Visiting Arlington Makes One Remember

Arlington National Cemetery is a solemn and sobering place. There are many picturesque sites, and I spent the morning yesterday wandering around on a terrifically sunny and blue-sky-day to enjoy the scenery. Enjoy, perhaps, isn’t the correct word. One can enjoy a walk in the sun, but how does one enjoy a walk through a cemetery like Arlington. So many thoughts, both past and present. So much gravitas.

Think about the number of prayers represented by the thousands of graves neatly aligned throughout the rolling hillside. How many women stood with their aprons on, washing dishing, looking out their kitchen windows, trying to get a mental glimpse of husbands and sons, neighbors and cousins, who were fighting over there. How many sleepless nights, how many wiped tears, how many mental breakdowns are represented by each of those white stone markers? The fortitude needed to carry-on on the homefront is represented well here. The amount is tremendous.

Most of the gravesites in Arlington are the same. This is a terrible injustice, not the commemoration, though, that is done well. It’s only an injustice because there simply was no tangible way to make the young men and women who sacrificed their lives or gave their time a monument to show their differences. You cannot clad a personality on a gravestone. Not in Arlington. And so in death, they rest peacefully in uniformity, and that is perhaps how they would most like it, buried with their comrades, shoulder to shoulder, bound together with a common purpose, a mutual goal, an understanding of what must take place to preserve the country back home they hold so dear.

Your sacrifices are not forgotten. This cemetery stands as a national remembrance of what it is that we collectively stand for. Each white-washed stone adds to the chorus of the past which pleads with us today to not forget the battles fought, the lessons learned, the courage expended, the freedom preserved. Each one beseeches the powers that be and the people on main street to look past what divides us and remember the heart of Arlington which unites us all. The commonality must be stronger than the division or we as a nation will waft in whatever prevailing political wind happens to be in town across the Potomac. We’ll be left adrift without a moral compass to guide us and not a soul to pity us.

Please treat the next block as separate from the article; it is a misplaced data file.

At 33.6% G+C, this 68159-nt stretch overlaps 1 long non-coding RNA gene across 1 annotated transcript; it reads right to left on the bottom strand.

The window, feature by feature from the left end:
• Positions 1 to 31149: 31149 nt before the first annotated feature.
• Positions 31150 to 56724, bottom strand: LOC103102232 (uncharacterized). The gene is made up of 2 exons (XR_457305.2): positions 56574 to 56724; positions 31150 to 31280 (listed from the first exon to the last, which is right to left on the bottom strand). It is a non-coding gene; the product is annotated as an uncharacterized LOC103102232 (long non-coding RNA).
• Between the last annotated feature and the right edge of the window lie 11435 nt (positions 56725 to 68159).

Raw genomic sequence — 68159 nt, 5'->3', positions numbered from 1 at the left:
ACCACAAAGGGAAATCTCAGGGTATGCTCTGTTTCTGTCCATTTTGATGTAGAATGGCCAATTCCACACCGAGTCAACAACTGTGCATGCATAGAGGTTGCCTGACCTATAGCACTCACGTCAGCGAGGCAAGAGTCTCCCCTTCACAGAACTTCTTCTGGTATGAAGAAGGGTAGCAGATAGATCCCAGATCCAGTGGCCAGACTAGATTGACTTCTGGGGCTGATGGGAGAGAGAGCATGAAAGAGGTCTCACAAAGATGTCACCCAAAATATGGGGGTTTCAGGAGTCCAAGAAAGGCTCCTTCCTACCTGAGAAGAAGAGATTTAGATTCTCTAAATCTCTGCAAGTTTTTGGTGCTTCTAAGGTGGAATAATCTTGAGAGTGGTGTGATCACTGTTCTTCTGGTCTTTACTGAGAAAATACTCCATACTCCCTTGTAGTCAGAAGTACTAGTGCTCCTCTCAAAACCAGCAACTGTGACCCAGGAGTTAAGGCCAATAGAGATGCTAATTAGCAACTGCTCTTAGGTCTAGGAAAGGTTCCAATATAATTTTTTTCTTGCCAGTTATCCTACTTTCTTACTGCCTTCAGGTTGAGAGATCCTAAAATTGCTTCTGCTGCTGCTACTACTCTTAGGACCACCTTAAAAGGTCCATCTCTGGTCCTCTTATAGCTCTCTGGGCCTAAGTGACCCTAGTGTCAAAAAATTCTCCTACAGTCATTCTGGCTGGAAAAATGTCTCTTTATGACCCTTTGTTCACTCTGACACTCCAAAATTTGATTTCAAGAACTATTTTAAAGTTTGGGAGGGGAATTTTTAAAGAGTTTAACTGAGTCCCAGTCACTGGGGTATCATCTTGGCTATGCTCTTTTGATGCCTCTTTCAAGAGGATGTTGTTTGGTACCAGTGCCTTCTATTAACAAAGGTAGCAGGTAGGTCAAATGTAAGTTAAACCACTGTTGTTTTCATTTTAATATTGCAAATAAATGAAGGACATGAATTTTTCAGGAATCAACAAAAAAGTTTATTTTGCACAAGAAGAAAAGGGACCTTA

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Two Book Giveaways for USA & Malaysia

I have simultaneous book giveaways which just kicked off in the USA and Malaysia on Goodreads.

First, if you live in the USA, you can get yourself a paperback copy of my new release, “A Love Story for a Nation.”  Head on over to Goodreads at this LINK to enter.

ALoveStoryforaNation Cover LARGE

Second, if you live in Malaysia, you can enter to win a copy of my debut novel in paperback, “Beauty Rising.” And you might have a good chance to win. Only three have entered so far, so the odds are in your favor. Here’s the link: Beauty Rising

Beauty Rising Mark W Sasse

Our Culture in a Headline: “Beyoncé convinced Jay Z is hiding things from her”

I saw this headline on a news site the other day. I simply have one question: do people really care? I’m serious. Are there people out there who will gladly click on that link to find the latest gossip?

I know the answer to that. I’ve come across Justin Beiber groupies and Miley Cyrus fans who certainly wouldn’t know who the vice president is. We really are entertaining ourselves to death, aren’t we?